Ancient Rome: The Archaeology of the Eternal City (Oxford University School of Archaeology Monograph)

An important new e-book at the archaeology of Rome. The chapters, through a powerful checklist of individuals, are written to be as up to date and valuable as attainable, detailing plenty of new study. There are new maps for the topography and monuments of Rome, a massive learn bibliography containing 1,700 titles and the quantity is richly illustrated. crucial for all Roman students and scholars. Contents: Preface: a bird's eye view ( Peter Wiseman ); advent ( Jon Coulston and Hazel steer clear of ); Early and Archaic Rome ( Christopher Smith ); the town of Rome within the center Republic ( Tim Cornell ); the ethical museum: Augustus and a twin of Rome ( Susan Walker ); Armed and belted males: the soldiery in Imperial Rome ( Jon Coulston ); the development in Imperial Rome ( Janet Delaine and G Aldrete ); The feeding of Imperial Rome: the mechanics of the nutrients provide procedure ( David Mattingly ); `Greater than the pyramids': the water provide of old Rome ( Hazel steer clear of ); wonderful Rome ( Kathleen Coleman ); dwelling and loss of life within the urban of Rome: homes and tombs ( John Patterson ); Religions of Rome ( Simon cost ); Rome within the overdue Empire ( Neil Christie ); Archaeology and innovation ( Hugh Petter ); Appendix: resources for the examine of historical Rome ( Jon Coulston and Hazel ward off ).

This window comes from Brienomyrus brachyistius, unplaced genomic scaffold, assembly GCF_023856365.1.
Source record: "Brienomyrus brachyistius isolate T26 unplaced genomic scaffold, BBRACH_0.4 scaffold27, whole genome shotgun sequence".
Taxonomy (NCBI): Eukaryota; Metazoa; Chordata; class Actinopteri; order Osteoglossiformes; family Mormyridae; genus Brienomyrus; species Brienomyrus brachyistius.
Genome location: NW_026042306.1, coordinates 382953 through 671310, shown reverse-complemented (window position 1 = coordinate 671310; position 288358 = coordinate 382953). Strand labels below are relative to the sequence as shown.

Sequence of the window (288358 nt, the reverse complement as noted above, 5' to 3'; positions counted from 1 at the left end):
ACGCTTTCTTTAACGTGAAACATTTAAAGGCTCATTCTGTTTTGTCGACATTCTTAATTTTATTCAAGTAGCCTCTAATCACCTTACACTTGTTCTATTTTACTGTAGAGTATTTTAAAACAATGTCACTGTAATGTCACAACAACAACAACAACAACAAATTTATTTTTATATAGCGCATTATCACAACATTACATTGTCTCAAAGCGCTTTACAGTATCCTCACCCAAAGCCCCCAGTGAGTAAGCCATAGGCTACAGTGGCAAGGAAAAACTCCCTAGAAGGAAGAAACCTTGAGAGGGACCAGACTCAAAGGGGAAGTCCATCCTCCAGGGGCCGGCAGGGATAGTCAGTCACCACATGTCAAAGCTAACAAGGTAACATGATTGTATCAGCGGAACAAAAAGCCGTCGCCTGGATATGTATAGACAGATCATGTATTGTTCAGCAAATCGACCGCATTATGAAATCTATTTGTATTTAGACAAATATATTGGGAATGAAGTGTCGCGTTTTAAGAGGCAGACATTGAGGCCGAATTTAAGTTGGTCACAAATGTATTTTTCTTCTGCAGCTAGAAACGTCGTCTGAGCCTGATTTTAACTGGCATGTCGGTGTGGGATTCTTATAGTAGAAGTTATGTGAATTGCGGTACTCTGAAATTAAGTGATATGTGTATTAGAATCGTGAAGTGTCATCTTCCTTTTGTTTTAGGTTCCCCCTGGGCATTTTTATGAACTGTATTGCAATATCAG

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12 BELLEN 1981; KEPPIE 1984, 154; GIULIANO 1984, 112–13; SPEIDEL 1984; 1994b, 15–31; RANKOV 1994, 11–2. thirteen Suetonius, Augustus forty nine; BELLEN 1981, 40–1; SPEIDEL 1984, 40–2; 1994b, 18. One significant web site of the Varian defeat has now been pointed out archaeologically (SCHLÜTER 1993). 14 Suetonius, Galba 12. 2; SPEIDEL 1984, 42–3; BELLEN 1981, 96–9. Nero supposedly depended on the Batavi simply because they have been politically self sustaining foreigners (Tacitus, Annals 15. 58). 15 DURRY 1938, 29–34; GROSSO 1966; DOMASZEWSKI 1967, 51–2; SPEIDEL 1965; 1994a; 1994b. sixteen SPEIDEL 1994a, No. 688; 1994b, 39, sixty two. 17 SPEIDEL 1965, 14–5; 1994a, 24; 1994b, 57–60 (contra KENNEDY 1978, 299). 18 Dio fifty five. 24. 6; DURRY 1938, 12–6; DOMASZEWSKI 1967, 18; FREIS 1967, 16–7, 38–42; KENNEDY 1978, 286; BÉRARD 1988. 19 Dio fifty five. 26. four; Digest 1. 15. three; BAILLIE REYNOLDS 1926, 23–4, seventy one; DURRY 1938, 16–20; KENNEDY 1978, 299–300; RAINBIRD 1986, 150–51; NIPPEL 1995, 96–7; SABLAYROLLES 1996, 27–55. 20 DURRY 1938, 23–5; STARR 1941, 20, 23. See Josephus, Jewish Antiquities 253; Hyginus 30. 21 Martial, Epigrams 10. 6. 7–8; Herodian 1. 15. 2; Lactantius, at the Deaths of the Persecutors forty four; ILS 1356; KENNEDY 1978, 299–300; SPEIDEL 1975, 226–28; 1994b,, forty-one, fifty three, sixty six, one hundred and five; LIEB 1986, 339–40; WELWEI 1992. For archers critical to the equites singulares see SPEIDEL 1994a, No. 501, 684. 22 BAILLIE REYNOLDS 1923; RICKMAN 1971, 275–77; CLAUSS 1973, 90–1, 114–15; GIULIANO 1984, V. 29; NIPPEL 1995, 100–1. 23 The figures in Fig. five. eight bear in mind the minimal numbers for praetoriani encouraged through DURRY 1938, 84–9, and the better numbers for which a powerful case used to be made by means of PASSERINI 1939, 58–67; KENNEDY 1978, 275–88. those think occasions while the emperor used to be in place of abode at Rome with the complete safeguard (three cohortes praetoriae with Augustus, all current from Tiberius onwards). the better figures were usually authorised by means of students, however the reduce ones are nonetheless quoted right here for an impartial photograph. A determine of 500 peregrini is only notional. An early 500 for classiarii is raised to 1,000 to mirror the elevated variety of leisure constructions from the Flavian interval onwards (see lower than, and Coleman during this volume). 24 The calculation of historical inhabitants numbers is notoriously fraught with difficulties and skills. Even for Rome, the traditional urban for which there's such a lot proof, glossy figures are just wide approximations. The newer estimates have reduced total numbers, c. 800,000 below Augustus, emerging to a million, and through the Severan interval falling again back after 2d century plagues (Cf. BELOCH 1886, 392–412; OATES 1934; MAIER 1953–54; CARCOPINO 1956, 31; DUDLEY 1967, 158; BRUNT 1971, 376–88; HERMANSEN 1978; HOPKINS 1978, 96–8; FINLEY 1985, 63–4; JONGMANN 1991, 73–5; ROBINSON 1992, 8–9; KARDULIAS 1993; KOLB 1995, 451–53; MORLEY 1996, 2–3, 33–46; LO CASCIO 1997, 24; NOY 2000, 15–29). For army demographics within the urban see SCHEIDEL 1996, 111–16, 124–32; NOY 2000, 63–4. squaddies in barracks, just like the civilian occupants of insulae, have been relatively liable to contagious ailments (GILLIAM 1961, 232–33; see Patterson during this volume).

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